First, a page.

In a motor vehicle according to the invention, the covering element which extends over a rear sub-length of the separating arrangement, as seen in the longitudinal direction of the vehicle, can be displaced forwards into the non-use position, shortening the length of the separating arrangement. As a result, a relatively large loading opening is advantageously produced for loading and unloading the residual luggage space.
In order to utilize the space for the residual luggage space particularly well, in an advantageous refinement of the invention, the covering element is designed as a covering hood having wings which are angled laterally downwards.
A parallelogram linkage, which is arranged in each case laterally, has proven successful for shifting the covering hood forwards and upwards. It is possible for the path of displacement to be influenced in a simple manner by the selection of the length of the parallelogram lever.
The reduction in the length of the separating arrangement can be compensated for in a simple manner by means of a second covering element formed by a foldable web of material.
Further advantages, features and details of the invention emerge from the following description and with reference to the drawings.
FIG. 1 shows a schematic sectional view of the closed folding roof along the central longitudinal plane of the motor vehicle according to the invention, together with the front and rear roof parts connected to each other in an articulated manner and the main link arrangement for opening the roof;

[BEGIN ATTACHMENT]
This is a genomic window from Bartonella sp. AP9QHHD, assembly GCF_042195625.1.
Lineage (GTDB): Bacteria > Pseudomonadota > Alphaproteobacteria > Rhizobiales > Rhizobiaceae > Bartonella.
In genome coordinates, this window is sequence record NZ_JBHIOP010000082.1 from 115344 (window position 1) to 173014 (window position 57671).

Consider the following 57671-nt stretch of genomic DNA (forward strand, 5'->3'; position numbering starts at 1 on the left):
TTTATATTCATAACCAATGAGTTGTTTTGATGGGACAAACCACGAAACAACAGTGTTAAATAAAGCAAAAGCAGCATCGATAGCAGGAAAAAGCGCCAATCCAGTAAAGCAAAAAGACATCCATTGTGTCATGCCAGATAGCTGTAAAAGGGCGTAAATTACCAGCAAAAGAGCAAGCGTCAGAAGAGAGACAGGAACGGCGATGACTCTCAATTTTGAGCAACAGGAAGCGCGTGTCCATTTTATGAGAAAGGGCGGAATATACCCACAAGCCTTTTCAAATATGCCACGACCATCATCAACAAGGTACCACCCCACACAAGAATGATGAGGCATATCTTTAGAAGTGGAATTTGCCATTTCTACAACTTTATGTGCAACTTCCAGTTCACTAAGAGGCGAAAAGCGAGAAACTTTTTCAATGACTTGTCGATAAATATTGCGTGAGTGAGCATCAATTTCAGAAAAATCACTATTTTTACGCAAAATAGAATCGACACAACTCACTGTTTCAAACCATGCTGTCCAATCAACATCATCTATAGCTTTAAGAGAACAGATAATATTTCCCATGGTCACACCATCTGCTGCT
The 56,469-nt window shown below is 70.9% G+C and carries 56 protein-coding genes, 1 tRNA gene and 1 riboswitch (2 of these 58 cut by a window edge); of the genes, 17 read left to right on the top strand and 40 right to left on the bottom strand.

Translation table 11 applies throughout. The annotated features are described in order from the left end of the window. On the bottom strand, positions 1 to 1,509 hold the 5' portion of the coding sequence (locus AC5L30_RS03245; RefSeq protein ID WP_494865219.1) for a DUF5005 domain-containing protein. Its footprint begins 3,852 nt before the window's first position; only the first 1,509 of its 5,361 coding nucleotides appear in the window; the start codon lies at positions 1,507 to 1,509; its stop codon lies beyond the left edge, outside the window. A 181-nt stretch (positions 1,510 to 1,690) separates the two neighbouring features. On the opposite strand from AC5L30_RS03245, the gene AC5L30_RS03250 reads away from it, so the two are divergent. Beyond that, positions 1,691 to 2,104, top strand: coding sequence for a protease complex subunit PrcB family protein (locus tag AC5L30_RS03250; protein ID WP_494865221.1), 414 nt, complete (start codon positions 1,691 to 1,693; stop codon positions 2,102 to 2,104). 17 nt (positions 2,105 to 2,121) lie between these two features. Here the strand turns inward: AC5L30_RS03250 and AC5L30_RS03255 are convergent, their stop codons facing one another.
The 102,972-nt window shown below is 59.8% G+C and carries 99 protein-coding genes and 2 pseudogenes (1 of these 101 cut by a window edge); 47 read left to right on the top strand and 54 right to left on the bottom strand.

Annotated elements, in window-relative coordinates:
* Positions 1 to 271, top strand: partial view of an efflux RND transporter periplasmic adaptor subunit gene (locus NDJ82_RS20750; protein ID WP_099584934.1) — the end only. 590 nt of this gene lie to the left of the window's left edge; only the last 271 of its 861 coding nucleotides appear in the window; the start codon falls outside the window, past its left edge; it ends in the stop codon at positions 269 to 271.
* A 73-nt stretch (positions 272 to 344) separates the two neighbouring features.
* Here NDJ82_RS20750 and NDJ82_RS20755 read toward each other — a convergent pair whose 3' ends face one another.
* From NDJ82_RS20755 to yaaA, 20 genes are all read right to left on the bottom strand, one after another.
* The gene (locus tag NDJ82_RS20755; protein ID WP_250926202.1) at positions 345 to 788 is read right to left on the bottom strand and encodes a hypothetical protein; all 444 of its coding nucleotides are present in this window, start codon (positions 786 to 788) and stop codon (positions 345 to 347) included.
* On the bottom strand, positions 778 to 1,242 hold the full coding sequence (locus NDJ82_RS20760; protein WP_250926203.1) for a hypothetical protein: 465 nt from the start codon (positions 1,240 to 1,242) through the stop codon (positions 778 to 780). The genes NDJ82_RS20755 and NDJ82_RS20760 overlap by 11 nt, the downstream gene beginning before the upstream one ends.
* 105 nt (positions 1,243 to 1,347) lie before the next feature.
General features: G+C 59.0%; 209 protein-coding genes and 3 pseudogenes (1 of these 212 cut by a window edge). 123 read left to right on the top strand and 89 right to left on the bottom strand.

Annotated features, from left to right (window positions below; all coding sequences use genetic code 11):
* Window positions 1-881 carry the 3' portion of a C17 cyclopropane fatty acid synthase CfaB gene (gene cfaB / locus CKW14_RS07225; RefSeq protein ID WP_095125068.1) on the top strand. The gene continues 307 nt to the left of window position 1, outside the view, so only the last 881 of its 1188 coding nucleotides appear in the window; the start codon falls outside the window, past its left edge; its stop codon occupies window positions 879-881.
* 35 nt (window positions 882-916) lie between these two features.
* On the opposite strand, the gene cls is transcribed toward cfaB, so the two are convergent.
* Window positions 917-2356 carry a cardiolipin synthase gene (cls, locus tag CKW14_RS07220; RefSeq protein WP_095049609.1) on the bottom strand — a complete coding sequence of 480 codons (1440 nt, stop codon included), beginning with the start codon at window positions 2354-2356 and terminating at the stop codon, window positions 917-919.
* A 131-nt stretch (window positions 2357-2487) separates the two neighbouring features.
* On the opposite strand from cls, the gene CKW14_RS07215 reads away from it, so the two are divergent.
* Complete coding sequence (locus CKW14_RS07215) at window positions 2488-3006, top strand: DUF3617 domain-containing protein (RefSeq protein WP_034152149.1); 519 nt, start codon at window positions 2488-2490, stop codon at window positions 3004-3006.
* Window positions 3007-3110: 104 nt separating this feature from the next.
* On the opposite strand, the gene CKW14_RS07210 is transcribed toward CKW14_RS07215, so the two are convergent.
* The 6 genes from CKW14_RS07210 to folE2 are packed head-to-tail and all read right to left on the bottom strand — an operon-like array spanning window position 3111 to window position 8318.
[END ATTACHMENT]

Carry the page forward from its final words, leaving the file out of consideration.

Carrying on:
FIGS. 2 and 3 show schematic sectional views of the folding roof during first and second stages of a process of storing the roof in a rear storage space;
FIG. 4 shows a schematic sectional view of the folding roof in a stored state;
FIG. 5 shows a schematic perspective view of the rear storage space which is partitioned by means of a separating arrangement into a folding-top space and a residual luggage space, the separating arrangement being shown in a use position with the folding top stored;
FIG. 6 shows a schematic perspective view of the separating arrangement in a non-use position with a rear covering hood displaced forwards;
FIG. 7 shows an enlarged, schematic perspective view of the rear, right corner regions of the covering hood; and
FIGS. 8 and 9 show schematic sectional views of the rear storage space along the central longitudinal plane of the motor vehicle according to the invention.